Imagine it is five o’clock in the afternoon and your sitting in the sun with an ice cold beer. Later, you and your friends go to a bar and have some more drinks. At around two thirty you write on your ex-girlfriend’s Facebook profile how much you love her. When she doesn’t respond, you twitter her a verbal tantrum. The next morning you wake up with a massive hangover and you can barely remember what happened the night before. Now, the last things you want to worry about are the embarrassing messages you sent the night before. Fortunately, Apple has come up with a new App for the Iphone that can instantly eraseall messages of the previous night in one click, also called “last night never happened” or the ‘morning-after App’ (Van Der Zwaag, 2011).
Human beings seem to be dominated by social interaction. ‘We crave social communication and suffer profoundly if we are temporarily isolated from society’ (Morris, Tarassenko, & Kenward, 2006). Our brain has evolved to deal with social interactions, just as technology has evolved to permit 24 hour social interaction. In my opinion, social media is dominating people’s life. Their entire social life is online and can be read by everyone.
With the box office success of the movie The Social Network and the recent unrest in the Middle East and North Africa, the power of the social media seems to have once again risen to the forefront of public debate. Although large news networks such as CNN and BBC seem hesitant to elaborate on the impact of sites such as Facebook and Twitter in the (ongoing) revolutions of Egypt, Tunisia, Libya, Algeria and other countries, internet blogs were quick to dub them “the Facebook revolutions”. The power of these social networks has been cited to lay in the potential to unite like-minded people all over the world, with as little intermediate nodes as possible (Thurlow, Lengel, and Tomic, 2004, p. 115).
While brainstorming on our group research project last week, we came across the 'Mozart effect', which was a social hype in the '90s. In their 1993 article in Nature, Rausher, Shaw & Ky found that after listening to Mozart's sonatas, subjects experienced a temporary increase in spatial intelligence. This phenomenon was soon dubbed the Mozart effect and suddenly extended in potential, when it was claimed to increase IQ and “actually make you smarter” as New York Times columnist Alex Ross wrote in 1994. All of this when spatial intelligence is only one of Gardners seven intelligences and is limited to spatial reasoning and puzzle solving.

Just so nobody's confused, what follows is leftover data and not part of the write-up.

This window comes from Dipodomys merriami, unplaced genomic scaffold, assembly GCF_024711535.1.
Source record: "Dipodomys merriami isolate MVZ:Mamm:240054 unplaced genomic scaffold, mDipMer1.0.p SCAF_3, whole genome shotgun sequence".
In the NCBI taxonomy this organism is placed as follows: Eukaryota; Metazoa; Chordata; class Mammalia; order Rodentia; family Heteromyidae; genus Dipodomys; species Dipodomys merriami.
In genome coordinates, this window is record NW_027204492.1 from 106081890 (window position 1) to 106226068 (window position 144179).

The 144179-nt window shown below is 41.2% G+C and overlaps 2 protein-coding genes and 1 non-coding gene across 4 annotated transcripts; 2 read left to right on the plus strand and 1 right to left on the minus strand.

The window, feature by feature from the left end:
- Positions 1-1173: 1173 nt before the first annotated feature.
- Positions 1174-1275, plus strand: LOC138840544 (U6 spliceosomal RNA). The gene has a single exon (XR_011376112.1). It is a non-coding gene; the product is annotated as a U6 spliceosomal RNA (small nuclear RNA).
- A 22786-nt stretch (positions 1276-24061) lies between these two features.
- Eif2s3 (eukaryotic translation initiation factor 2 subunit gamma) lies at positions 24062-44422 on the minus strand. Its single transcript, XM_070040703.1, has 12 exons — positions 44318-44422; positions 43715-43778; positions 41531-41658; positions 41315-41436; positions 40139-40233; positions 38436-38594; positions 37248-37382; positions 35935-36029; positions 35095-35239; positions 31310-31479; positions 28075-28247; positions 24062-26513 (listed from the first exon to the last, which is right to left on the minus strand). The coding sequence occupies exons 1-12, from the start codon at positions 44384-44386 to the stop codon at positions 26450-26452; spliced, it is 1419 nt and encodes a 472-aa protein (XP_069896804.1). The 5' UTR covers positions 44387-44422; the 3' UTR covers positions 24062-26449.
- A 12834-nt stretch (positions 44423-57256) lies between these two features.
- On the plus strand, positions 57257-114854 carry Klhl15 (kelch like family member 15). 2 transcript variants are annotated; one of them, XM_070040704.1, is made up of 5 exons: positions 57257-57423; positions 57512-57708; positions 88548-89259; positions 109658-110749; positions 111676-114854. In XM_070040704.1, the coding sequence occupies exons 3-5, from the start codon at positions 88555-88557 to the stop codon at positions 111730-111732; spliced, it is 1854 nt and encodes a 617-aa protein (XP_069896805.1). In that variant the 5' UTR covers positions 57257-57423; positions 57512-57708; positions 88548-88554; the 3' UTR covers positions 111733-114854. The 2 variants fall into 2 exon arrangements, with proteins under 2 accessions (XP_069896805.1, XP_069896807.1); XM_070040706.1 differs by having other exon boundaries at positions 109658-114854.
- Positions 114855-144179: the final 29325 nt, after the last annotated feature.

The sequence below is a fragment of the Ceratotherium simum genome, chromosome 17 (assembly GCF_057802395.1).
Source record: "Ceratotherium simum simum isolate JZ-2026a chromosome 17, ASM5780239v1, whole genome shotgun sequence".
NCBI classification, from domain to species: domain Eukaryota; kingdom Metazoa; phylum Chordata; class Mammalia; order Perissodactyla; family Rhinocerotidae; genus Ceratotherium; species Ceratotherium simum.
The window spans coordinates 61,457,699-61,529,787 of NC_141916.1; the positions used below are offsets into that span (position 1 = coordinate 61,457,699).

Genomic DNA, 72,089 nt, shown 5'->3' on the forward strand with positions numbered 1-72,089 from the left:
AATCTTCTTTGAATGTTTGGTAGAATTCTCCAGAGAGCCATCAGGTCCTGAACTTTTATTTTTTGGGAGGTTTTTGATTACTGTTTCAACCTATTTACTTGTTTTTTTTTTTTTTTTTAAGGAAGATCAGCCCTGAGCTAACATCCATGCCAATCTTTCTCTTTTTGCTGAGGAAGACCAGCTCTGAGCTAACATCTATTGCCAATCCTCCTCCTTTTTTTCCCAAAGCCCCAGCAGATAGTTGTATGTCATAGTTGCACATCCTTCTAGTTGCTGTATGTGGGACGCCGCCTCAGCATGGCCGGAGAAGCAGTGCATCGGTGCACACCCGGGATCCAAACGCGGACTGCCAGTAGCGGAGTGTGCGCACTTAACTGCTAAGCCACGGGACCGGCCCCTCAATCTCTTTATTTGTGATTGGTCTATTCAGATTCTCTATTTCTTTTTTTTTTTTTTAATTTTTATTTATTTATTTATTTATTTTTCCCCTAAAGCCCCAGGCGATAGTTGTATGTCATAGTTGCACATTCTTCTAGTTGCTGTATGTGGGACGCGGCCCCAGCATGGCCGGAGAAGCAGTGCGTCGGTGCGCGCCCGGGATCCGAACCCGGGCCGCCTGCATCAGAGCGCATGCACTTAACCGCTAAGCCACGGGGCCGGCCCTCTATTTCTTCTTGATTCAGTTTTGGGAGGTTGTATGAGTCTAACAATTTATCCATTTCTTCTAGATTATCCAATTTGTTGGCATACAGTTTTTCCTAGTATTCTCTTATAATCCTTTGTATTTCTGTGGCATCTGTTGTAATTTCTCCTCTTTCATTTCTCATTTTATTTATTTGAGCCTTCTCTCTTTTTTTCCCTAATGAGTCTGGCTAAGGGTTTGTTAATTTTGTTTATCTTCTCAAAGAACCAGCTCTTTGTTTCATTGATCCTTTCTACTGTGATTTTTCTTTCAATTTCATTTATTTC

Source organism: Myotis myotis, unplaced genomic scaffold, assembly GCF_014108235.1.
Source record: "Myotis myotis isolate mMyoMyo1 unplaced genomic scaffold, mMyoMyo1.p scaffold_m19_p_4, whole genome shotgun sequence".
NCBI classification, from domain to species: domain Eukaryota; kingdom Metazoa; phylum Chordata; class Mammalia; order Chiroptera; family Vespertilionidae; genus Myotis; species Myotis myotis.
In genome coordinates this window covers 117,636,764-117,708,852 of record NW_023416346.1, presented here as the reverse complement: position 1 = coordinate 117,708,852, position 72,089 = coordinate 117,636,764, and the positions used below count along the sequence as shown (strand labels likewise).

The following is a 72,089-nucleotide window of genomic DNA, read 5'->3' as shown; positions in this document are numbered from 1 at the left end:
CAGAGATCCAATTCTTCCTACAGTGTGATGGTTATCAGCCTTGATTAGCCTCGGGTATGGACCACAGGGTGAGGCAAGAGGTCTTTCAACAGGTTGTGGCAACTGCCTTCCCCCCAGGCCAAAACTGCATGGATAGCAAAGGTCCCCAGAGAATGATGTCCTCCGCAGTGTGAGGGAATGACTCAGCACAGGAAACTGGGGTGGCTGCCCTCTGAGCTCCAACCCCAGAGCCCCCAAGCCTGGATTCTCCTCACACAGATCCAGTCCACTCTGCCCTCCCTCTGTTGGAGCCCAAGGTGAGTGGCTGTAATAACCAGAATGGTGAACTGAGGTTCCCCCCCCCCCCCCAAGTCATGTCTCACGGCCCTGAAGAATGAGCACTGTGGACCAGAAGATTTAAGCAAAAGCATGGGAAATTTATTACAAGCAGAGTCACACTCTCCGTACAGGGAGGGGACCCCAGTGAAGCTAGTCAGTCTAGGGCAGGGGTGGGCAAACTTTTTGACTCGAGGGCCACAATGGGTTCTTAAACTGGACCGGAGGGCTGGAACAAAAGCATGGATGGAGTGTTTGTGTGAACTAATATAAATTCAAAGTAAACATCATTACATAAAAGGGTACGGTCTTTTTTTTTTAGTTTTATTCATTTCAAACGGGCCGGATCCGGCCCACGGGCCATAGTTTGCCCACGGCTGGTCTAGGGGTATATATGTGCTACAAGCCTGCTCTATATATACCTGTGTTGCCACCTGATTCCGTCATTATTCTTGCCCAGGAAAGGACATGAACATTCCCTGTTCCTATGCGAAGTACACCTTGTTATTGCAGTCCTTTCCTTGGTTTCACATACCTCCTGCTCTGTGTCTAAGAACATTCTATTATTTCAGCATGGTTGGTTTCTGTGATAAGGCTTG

I am standing at the train station and see the bus, I had to take, leaving…again… for the third time…without me! The driver doesn’ t wait till everyone arrives from the platform. Since there is no stationmaster it is not possible to complain or talk to anyone. One opportunity to show how upset I am would be to twitter it to the world. Since I am not a fan of twittering I prefer to dial the number on the time table and talk to a friendly woman who understands my problem and is considering to change the time table. So maybe I do not have to wait anymore in the future. I definitely chose the right communication medium since contacting the bus company via twitter is not possible yet. My conclusion: Social media still has a long way to go if the intention is to improve the communication between people.
The Web is great, easy, powerful and effortless. Most people will agree on this and, hence the multiple blogs concerning i.e. social media, it is apparently the only thing we can talk about. Or the most interesting. Therefore I would like to stress that there is more than online information and communication and that we have to look beyond the borders of these shallow, flat platforms of processing and maintaining information.
As I am writing this, I am also checking my Twitter and Facebook account. And I’m not alone. Millions of people are sharing their joys, complaints and how-they-drink-their-coffee parables using the social web daily. Although the possibilities and challenges of social media are often subject of discussion, the situation remains the same: the world of today, and that of tomorrow, is filled with communication via the world wide web. However, it could be questioned whether this revolution of social networks can be encountered as a contributing element to society or, on the contrary, it is holding back the ‘human’ communication. But if so, is that a negative development?